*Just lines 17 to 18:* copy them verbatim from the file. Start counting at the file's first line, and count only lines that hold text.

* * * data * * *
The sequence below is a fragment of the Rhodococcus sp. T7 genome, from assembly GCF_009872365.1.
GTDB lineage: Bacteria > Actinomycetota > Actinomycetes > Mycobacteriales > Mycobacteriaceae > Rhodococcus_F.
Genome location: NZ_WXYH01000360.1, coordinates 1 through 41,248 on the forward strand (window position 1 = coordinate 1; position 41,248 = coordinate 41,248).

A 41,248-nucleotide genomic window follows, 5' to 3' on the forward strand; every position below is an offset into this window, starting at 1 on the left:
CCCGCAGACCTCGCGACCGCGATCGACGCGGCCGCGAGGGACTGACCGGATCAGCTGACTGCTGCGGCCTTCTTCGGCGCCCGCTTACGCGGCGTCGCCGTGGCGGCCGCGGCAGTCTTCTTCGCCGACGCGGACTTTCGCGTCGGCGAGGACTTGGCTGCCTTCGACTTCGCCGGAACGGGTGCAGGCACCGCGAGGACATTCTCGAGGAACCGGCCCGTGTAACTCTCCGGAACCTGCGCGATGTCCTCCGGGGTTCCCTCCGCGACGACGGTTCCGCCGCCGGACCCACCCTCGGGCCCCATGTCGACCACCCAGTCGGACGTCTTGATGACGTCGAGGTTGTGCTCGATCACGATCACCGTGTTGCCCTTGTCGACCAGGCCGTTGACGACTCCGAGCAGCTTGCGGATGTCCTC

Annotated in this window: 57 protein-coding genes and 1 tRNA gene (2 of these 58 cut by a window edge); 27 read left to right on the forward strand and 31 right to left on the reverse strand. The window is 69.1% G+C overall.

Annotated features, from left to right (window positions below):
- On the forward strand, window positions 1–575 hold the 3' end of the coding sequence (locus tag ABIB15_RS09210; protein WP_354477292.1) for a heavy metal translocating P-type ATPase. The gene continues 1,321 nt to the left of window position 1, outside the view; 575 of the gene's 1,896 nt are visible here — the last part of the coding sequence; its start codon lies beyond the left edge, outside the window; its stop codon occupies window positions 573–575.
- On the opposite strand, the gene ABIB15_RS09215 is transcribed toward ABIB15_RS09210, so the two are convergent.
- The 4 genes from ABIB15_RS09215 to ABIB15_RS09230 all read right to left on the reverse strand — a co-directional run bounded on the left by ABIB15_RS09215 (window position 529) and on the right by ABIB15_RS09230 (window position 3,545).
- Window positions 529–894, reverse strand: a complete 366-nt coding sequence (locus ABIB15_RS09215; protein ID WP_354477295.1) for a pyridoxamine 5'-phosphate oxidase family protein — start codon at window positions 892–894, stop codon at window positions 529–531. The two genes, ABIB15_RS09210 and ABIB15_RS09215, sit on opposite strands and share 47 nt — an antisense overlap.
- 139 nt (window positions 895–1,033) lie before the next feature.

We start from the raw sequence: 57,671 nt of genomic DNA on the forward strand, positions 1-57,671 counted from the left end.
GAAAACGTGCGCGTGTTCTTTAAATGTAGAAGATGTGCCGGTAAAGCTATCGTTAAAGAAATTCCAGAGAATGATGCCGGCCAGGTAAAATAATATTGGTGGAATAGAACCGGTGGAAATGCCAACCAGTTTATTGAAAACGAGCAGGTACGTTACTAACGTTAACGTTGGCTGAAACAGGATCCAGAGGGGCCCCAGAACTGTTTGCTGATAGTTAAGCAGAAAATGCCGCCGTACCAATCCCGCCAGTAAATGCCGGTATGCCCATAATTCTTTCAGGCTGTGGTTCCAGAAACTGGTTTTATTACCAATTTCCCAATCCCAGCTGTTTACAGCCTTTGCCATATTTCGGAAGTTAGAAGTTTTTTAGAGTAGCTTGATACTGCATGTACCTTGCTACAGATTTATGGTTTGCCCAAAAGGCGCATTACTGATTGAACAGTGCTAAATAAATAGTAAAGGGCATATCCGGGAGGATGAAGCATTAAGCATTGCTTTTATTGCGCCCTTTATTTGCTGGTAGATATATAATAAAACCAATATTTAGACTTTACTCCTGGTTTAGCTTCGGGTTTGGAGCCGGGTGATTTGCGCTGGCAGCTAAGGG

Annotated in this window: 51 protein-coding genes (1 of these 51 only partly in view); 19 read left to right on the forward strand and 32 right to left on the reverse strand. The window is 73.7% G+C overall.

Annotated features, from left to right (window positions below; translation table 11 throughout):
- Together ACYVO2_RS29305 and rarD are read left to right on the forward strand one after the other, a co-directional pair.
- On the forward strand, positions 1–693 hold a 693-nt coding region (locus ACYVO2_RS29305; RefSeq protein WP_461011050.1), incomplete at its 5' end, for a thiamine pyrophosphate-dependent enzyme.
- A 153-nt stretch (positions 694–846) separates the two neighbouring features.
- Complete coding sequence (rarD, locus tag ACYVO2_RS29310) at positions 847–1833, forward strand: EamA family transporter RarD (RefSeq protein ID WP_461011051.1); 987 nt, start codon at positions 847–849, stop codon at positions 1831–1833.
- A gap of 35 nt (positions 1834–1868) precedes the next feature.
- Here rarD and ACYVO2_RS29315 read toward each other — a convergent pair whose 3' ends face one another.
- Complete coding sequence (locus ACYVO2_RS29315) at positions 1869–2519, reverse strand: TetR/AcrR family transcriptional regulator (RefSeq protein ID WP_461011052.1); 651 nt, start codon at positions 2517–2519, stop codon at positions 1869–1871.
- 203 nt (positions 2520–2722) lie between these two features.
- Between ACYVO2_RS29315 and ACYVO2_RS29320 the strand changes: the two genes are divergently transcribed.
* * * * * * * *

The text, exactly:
- Together ACYVO2_RS29305 and rarD are read left to right on the forward strand one after the other, a co-directional pair.
- On the forward strand, positions 1–693 hold a 693-nt coding region (locus ACYVO2_RS29305; RefSeq protein WP_461011050.1), incomplete at its 5' end, for a thiamine pyrophosphate-dependent enzyme.